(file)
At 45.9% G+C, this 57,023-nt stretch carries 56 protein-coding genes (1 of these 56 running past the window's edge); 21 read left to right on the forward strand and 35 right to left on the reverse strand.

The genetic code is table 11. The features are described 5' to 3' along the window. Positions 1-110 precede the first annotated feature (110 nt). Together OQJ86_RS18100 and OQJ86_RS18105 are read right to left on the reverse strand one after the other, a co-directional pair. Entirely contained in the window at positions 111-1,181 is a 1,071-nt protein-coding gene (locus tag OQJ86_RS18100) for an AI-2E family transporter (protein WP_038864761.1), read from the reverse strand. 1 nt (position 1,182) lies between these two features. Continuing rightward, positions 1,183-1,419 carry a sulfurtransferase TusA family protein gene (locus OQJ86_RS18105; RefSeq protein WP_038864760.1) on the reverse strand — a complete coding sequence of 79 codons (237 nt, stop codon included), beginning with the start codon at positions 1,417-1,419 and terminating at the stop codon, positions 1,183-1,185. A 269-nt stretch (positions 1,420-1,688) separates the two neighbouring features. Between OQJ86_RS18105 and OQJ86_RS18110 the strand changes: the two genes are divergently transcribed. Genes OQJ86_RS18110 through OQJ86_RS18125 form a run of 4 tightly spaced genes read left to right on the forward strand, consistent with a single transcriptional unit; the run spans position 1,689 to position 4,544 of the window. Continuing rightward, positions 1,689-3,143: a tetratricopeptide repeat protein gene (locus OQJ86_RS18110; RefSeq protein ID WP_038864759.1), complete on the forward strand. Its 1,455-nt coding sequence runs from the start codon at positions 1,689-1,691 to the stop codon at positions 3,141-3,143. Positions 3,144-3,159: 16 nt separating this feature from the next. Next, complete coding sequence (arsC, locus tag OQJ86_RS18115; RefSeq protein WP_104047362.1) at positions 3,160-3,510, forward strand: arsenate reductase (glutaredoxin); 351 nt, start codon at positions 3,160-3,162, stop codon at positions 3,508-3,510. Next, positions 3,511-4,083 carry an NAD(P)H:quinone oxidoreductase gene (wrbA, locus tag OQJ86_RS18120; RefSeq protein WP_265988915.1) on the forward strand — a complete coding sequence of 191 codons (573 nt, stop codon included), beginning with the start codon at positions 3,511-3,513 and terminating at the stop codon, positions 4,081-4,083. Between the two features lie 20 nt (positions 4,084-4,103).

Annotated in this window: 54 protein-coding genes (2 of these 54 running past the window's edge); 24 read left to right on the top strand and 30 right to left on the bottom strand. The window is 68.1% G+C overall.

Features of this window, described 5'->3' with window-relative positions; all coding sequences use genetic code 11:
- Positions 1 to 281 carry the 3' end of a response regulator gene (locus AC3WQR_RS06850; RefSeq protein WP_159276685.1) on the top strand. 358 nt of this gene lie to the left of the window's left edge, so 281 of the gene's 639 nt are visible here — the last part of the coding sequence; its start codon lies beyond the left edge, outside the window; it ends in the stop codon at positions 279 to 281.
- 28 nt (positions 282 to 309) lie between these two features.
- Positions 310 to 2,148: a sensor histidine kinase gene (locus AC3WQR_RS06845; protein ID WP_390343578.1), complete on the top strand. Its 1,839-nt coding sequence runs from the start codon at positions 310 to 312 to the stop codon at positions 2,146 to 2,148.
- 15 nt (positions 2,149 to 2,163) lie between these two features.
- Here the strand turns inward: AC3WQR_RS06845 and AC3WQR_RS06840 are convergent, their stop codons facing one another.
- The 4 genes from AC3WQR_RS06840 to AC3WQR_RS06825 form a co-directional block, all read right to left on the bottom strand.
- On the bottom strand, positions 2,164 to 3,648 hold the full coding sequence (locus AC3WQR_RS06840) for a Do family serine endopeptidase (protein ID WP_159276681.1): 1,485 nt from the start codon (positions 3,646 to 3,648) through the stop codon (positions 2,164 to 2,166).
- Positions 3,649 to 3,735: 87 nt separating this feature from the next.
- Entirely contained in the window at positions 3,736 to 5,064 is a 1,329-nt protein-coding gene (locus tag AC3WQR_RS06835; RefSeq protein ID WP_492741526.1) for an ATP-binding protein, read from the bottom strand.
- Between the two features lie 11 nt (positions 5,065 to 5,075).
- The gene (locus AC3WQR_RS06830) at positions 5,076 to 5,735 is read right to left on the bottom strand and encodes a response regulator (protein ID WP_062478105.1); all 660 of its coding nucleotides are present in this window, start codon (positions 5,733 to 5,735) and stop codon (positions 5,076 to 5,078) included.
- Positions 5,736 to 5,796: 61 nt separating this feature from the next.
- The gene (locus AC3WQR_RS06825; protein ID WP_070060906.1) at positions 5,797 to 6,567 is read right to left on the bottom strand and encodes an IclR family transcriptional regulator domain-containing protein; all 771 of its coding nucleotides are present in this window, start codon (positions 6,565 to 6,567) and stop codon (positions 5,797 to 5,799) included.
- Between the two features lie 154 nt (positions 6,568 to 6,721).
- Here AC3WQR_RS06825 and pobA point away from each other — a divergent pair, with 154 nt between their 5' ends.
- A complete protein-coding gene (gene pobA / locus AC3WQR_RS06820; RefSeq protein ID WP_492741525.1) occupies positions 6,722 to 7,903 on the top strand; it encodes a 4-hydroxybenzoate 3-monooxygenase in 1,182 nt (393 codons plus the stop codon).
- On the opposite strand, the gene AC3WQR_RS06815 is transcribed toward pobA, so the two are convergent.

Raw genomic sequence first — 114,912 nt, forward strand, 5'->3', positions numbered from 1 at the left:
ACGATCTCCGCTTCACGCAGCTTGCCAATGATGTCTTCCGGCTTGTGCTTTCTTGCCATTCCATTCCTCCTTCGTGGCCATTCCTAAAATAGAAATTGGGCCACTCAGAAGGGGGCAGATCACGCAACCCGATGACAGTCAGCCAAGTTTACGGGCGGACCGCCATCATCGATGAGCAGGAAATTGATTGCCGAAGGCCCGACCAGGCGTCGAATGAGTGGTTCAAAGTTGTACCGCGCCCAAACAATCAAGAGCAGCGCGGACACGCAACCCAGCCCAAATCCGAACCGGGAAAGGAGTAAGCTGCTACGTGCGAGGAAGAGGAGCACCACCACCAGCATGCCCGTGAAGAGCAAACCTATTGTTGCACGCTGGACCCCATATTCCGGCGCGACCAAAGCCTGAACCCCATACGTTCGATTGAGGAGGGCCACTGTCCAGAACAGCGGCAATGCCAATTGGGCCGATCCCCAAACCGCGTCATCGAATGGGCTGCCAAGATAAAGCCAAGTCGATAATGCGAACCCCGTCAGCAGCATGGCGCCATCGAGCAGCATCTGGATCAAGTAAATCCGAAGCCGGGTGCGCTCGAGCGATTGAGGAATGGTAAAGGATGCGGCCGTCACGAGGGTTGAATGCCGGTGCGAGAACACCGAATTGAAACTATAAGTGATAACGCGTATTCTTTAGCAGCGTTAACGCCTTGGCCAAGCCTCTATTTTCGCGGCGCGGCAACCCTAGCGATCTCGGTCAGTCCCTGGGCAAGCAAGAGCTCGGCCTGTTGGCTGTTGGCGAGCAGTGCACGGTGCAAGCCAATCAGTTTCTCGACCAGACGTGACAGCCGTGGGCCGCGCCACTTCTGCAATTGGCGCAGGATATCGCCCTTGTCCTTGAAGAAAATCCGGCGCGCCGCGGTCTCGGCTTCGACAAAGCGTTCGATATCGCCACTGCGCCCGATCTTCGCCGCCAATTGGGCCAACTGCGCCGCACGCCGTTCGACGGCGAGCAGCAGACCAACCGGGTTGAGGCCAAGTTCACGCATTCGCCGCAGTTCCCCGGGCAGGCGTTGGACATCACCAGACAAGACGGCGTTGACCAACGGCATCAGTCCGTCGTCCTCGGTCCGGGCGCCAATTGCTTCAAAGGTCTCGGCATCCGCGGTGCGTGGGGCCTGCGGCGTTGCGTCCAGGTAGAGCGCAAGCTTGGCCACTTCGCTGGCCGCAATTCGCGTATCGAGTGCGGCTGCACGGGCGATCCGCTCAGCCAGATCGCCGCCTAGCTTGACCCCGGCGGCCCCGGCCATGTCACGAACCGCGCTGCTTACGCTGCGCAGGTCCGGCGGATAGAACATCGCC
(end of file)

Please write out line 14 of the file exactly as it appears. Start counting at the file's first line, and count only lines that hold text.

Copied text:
- Between the two features lie 11 nt (positions 5,065 to 5,075).